The elements of the application are like the customer service staff of your company. They speak the language of your app in a simple way. They act as tour guides to the various windows of the application, proposing action items and keeping users company while some items load. They diligently welcome input from customers, also known as app users. The following are the top 10 app UI elements selected by us:
Your app icon is the face of your app (and acts as a brand logo if your app goes iconic!). It should be simple, noticeable, and clearly represent your application. The same goes for the rest of your app icons. They are extremely useful if creatively yet intuitively designed to represent different functions in your application.
A button typically appears raised from the background and can have icons or text as its components. Buttons come in various types: simple button, dropdown button, toggle button, checkboxes, radio buttons, and the like. All of these, especially the call-to-action buttons, need to be thoughtfully designed and placed.
Search fields are usually at the top of the screen and play a vital role in user navigation. They must be visible and it is recommended to place an attractive default question to encourage the user to take action. A good example is the destination search/input box in Uber, which has a default question: Where to? It makes the app friendly and interactive and makes it clear that a destination must be entered in the search box/field.
As the name suggests, the breadcrumbs represent where you have strayed from the home page. They indicate the current location and all previous pages opened by the user. This is visible as a series of page titles intersected by arrows that describe the user flow.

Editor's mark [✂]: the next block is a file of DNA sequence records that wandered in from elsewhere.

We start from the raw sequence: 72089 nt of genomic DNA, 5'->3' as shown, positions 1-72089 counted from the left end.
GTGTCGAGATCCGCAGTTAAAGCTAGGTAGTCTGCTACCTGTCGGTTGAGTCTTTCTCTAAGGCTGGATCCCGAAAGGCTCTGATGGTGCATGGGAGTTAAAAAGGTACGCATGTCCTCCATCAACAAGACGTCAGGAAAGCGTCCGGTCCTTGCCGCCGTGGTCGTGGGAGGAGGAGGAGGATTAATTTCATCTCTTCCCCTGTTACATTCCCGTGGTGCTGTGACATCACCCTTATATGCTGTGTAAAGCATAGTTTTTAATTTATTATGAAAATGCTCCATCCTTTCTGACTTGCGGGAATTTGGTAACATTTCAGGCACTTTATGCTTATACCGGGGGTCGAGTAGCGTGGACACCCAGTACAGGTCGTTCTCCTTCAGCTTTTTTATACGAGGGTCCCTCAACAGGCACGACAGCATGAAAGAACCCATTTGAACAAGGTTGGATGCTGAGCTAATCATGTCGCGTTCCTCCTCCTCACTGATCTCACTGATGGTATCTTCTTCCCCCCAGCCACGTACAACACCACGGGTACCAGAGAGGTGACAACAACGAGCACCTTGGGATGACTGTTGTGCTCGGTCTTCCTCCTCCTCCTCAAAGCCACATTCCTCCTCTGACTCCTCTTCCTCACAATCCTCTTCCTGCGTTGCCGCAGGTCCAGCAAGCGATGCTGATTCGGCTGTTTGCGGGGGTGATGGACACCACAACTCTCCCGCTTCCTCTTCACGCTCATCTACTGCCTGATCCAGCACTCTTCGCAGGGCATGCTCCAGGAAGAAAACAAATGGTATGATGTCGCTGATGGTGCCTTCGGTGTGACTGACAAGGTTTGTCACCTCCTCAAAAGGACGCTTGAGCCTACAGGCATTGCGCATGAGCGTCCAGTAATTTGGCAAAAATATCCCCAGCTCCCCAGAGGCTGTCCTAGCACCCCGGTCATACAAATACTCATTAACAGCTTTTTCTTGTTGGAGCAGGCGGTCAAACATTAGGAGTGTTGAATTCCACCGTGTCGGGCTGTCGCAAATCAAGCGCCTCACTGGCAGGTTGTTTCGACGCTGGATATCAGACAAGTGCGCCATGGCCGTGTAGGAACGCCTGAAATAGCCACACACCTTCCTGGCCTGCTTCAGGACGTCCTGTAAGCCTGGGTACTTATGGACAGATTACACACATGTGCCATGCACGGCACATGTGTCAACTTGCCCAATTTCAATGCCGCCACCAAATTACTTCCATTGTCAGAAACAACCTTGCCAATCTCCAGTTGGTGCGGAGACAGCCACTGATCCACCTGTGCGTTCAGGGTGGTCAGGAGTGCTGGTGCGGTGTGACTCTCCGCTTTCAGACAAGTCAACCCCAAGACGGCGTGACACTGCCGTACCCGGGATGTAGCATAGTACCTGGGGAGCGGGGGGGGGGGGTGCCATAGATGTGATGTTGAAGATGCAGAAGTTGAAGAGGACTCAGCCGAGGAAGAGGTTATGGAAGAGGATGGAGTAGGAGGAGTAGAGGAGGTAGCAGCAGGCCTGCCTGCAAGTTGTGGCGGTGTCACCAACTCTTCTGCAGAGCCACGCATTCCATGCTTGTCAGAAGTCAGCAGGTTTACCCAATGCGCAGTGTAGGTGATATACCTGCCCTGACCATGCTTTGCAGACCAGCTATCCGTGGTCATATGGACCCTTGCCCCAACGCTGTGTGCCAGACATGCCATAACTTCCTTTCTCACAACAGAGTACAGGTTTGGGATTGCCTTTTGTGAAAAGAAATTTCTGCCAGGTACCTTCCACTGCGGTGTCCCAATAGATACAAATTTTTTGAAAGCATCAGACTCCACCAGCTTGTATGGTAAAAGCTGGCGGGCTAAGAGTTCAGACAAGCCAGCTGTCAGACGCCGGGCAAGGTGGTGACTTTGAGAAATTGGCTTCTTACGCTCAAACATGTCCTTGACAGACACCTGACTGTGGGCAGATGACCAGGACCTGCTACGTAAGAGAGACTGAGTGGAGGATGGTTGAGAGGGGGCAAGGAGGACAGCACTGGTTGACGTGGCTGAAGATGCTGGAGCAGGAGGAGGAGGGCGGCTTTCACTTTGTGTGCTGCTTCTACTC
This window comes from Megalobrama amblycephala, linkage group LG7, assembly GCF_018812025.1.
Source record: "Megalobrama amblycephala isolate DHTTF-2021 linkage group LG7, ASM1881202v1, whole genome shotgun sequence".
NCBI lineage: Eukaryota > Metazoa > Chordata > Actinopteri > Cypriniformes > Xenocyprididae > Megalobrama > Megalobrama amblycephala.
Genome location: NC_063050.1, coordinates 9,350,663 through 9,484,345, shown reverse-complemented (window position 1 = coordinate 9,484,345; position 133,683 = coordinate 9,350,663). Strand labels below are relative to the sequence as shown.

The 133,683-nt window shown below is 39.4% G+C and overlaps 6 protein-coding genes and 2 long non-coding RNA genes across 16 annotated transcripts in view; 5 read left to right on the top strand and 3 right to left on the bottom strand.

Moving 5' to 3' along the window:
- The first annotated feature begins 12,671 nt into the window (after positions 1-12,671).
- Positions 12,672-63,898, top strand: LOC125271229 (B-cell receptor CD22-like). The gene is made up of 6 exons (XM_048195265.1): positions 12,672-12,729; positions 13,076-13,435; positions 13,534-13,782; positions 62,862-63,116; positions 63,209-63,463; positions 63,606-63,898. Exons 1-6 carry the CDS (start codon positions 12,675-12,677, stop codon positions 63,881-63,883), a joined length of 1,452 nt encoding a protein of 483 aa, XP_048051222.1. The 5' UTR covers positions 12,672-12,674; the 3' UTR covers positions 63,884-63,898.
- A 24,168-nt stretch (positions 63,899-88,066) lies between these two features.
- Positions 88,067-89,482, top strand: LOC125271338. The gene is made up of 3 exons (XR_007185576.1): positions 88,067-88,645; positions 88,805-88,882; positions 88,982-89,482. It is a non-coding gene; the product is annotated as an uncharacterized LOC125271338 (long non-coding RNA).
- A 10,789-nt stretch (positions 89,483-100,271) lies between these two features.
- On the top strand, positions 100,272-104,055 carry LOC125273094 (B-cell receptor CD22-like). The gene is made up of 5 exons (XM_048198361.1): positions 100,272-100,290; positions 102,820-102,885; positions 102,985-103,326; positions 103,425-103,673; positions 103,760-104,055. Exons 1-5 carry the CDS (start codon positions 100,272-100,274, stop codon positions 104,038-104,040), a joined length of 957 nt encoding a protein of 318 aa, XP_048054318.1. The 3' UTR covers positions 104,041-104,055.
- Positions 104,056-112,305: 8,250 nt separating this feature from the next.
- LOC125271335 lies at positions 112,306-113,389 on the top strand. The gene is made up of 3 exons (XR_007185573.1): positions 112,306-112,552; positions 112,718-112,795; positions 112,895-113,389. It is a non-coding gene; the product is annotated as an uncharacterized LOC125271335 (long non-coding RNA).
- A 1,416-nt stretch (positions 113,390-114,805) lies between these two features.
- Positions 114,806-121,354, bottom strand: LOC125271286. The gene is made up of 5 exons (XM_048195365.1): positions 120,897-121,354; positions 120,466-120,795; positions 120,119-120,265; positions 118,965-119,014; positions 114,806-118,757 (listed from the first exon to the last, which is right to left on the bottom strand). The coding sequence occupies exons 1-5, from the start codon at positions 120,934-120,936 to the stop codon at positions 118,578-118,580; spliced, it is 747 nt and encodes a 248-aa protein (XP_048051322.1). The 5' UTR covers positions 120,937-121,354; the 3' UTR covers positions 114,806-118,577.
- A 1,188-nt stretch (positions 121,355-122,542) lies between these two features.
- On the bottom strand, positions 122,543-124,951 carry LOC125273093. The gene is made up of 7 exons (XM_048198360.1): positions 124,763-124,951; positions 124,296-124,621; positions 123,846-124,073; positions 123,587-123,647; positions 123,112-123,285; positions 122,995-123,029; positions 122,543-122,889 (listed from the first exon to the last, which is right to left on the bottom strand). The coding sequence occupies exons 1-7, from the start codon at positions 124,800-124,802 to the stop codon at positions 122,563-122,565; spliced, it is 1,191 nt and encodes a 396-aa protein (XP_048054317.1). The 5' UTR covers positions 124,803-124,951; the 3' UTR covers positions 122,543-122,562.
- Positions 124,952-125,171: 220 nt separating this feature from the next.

There are two types of notifications: in-app notifications and push notifications. While the former increases ease of use by helping the user better utilize the app’s features, the latter keeps the user coming back for more. Examples of notifications in the application are the introduction to the use of the application and new features. Push notifications are similar to in-app notifications, except that they reach the mobile phone user even if the app is not open.
A tooltip is an incredibly useful item. Appears when the user scrolls to an item and quickly provides additional description or usage tips. It denotes attention to user needs and adds to the app experience.
You may not like them, but used sparingly and with the goal of benefiting the user, they can be a real asset. They capture and hold the user’s full attention to focus on an important offer or message. The popup does not close until some action has been taken within it.
Loading elements and placeholders
These, along with other elements such as icons, are part of micro interactions, a simple and visual way of representing a process and its completion to the user. The idea is to give real-time feedback to the user regarding whatever function the app is performing. An example of a loading element is the typical circle of dots blinking one after another, often found when a YouTube video is buffering. A placeholder is something that contains an empty space or screen while the full content loads. It often has blurred outlines of content about to load or partial content.
Tags are terms attached to certain items that make searching easier. This element is a must, especially if your application manages a large database.
carousel of images
Now, don’t we enjoy all those images with dazzling one-line descriptions that slide to reveal another before we tire of one? That is exactly what an image carousel is. It is certainly a must have for e-commerce applications.
What do you think of the above list? Please let us know if you would like to add or replace the above items with something else.